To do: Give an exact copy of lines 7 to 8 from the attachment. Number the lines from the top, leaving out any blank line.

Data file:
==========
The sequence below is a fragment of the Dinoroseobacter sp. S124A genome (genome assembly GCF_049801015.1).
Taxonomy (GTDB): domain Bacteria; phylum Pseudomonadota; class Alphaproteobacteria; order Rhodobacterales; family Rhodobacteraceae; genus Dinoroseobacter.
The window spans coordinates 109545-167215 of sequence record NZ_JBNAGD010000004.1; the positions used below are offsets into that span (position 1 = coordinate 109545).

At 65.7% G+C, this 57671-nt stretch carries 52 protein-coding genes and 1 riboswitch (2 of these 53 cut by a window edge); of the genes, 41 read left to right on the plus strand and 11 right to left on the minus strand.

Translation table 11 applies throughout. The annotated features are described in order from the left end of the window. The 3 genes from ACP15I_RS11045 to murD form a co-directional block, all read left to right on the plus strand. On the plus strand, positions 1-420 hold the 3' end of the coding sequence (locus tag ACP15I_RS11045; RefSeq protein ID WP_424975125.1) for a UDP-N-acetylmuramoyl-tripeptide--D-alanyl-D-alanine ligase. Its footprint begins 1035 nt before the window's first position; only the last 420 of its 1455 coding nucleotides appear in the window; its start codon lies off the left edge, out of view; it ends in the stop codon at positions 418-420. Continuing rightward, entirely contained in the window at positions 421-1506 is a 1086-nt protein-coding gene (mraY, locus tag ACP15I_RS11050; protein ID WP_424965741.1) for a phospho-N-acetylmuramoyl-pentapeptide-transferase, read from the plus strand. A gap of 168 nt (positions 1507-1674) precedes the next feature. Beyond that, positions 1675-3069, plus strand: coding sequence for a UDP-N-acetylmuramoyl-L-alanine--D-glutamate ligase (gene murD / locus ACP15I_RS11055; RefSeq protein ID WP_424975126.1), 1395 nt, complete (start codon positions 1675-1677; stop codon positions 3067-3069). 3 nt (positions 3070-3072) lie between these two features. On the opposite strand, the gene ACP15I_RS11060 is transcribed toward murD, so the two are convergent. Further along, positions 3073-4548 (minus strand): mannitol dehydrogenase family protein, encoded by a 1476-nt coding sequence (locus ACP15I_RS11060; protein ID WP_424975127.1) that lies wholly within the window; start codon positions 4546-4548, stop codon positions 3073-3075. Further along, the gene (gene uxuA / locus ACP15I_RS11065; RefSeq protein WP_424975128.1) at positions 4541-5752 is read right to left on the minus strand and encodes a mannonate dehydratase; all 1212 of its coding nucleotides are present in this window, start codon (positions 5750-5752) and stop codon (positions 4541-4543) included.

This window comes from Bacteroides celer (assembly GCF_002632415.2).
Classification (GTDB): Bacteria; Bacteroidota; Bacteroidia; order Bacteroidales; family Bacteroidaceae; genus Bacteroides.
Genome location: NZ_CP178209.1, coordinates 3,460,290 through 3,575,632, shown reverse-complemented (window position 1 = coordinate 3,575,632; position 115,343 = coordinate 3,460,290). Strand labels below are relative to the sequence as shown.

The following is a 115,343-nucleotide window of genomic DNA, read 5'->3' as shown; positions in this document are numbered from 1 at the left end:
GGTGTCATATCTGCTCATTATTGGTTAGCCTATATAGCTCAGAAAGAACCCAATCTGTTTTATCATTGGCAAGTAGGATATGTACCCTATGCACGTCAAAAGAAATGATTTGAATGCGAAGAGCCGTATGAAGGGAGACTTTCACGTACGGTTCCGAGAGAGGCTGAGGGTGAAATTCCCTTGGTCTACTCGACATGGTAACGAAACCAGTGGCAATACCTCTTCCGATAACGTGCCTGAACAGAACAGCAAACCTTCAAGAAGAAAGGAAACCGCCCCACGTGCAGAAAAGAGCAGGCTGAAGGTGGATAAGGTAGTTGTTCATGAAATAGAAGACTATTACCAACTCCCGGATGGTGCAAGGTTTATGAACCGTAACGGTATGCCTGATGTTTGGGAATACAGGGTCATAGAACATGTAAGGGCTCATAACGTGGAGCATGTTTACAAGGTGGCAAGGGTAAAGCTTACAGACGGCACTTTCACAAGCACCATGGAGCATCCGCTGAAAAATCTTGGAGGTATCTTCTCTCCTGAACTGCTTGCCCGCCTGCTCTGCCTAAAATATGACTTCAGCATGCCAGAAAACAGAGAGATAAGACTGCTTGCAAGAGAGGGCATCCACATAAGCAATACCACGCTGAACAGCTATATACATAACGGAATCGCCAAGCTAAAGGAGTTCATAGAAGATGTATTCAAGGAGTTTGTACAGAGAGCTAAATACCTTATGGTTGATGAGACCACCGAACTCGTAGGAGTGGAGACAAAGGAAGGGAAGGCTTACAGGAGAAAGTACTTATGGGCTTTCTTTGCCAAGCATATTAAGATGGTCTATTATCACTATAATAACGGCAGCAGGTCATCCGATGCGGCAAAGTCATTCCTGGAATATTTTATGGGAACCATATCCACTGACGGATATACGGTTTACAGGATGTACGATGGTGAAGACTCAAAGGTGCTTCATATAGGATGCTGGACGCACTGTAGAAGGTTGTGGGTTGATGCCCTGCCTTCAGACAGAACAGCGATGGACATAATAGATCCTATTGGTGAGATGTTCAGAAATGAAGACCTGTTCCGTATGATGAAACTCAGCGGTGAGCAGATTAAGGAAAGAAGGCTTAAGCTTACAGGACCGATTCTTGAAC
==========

Classification (GTDB): Bacteria; Bacteroidota; Bacteroidia; order Bacteroidales; family Bacteroidaceae; genus Bacteroides.
Genome location: NZ_CP178209.1, coordinates 3,460,290 through 3,575,632, shown reverse-complemented (window position 1 = coordinate 3,575,632; position 115,343 = coordinate 3,460,290). Strand labels below are relative to the sequence as shown.